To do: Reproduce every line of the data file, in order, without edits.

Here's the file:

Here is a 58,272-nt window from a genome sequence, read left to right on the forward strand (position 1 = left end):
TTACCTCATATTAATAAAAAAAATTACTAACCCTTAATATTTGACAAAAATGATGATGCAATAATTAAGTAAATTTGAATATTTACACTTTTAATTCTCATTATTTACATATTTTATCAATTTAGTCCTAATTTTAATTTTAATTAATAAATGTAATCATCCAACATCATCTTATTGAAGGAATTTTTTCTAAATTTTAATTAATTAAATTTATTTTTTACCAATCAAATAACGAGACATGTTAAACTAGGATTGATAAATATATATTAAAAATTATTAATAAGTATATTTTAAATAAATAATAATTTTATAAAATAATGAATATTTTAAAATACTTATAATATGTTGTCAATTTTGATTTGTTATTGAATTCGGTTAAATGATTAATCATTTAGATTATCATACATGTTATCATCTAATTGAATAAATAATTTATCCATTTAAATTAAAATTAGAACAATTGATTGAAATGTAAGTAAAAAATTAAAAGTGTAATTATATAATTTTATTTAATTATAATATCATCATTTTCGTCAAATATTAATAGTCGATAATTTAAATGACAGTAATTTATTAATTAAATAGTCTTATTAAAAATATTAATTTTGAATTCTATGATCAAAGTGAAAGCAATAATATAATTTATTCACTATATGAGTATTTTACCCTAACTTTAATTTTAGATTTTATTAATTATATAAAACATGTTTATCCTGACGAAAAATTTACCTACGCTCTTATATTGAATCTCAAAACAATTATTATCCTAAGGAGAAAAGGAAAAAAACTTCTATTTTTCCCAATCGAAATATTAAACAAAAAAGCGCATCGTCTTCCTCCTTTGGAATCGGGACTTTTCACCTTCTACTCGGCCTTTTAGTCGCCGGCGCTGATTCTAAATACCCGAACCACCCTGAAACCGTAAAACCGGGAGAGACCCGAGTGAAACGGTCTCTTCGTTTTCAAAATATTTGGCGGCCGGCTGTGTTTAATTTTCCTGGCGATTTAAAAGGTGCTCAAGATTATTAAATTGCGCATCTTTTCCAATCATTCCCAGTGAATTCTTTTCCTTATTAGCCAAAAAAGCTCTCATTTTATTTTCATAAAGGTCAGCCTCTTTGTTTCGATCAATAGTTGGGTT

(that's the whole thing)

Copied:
Here is a 58,272-nt window from a genome sequence, read left to right on the forward strand (position 1 = left end):
TTACCTCATATTAATAAAAAAAATTACTAACCCTTAATATTTGACAAAAATGATGATGCAATAATTAAGTAAATTTGAATATTTACACTTTTAATTCTCATTATTTACATATTTTATCAATTTAGTCCTAATTTTAATTTTAATTAATAAATGTAATCATCCAACATCATCTTATTGAAGGAATTTTTTCTAAATTTTAATTAATTAAATTTATTTTTTACCAATCAAATAACGAGACATGTTAAACTAGGATTGATAAATATATATTAAAAATTATTAATAAGTATATTTTAAATAAATAATAATTTTATAAAATAATGAATATTTTAAAATACTTATAATATGTTGTCAATTTTGATTTGTTATTGAATTCGGTTAAATGATTAATCATTTAGATTATCATACATGTTATCATCTAATTGAATAAATAATTTATCCATTTAAATTAAAATTAGAACAATTGATTGAAATGTAAGTAAAAAATTAAAAGTGTAATTATATAATTTTATTTAATTATAATATCATCATTTTCGTCAAATATTAATAGTCGATAATTTAAATGACAGTAATTTATTAATTAAATAGTCTTATTAAAAATATTAATTTTGAATTCTATGATCAAAGTGAAAGCAATAATATAATTTATTCACTATATGAGTATTTTACCCTAACTTTAATTTTAGATTTTATTAATTATATAAAACATGTTTATCCTGACGAAAAATTTACCTACGCTCTTATATTGAATCTCAAAACAATTATTATCCTAAGGAGAAAAGGAAAAAAACTTCTATTTTTCCCAATCGAAATATTAAACAAAAAAGCGCATCGTCTTCCTCCTTTGGAATCGGGACTTTTCACCTTCTACTCGGCCTTTTAGTCGCCGGCGCTGATTCTAAATACCCGAACCACCCTGAAACCGTAAAACCGGGAGAGACCCGAGTGAAACGGTCTCTTCGTTTTCAAAATATTTGGCGGCCGGCTGTGTTTAATTTTCCTGGCGATTTAAAAGGTGCTCAAGATTATTAAATTGCGCATCTTTTCCAATCATTCCCAGTGAATTCTTTTCCTTATTAGCCAAAAAAGCTCTCATTTTATTTTCATAAAGGTCAGCCTCTTTGTTTCGATCAATAGTTGGGTT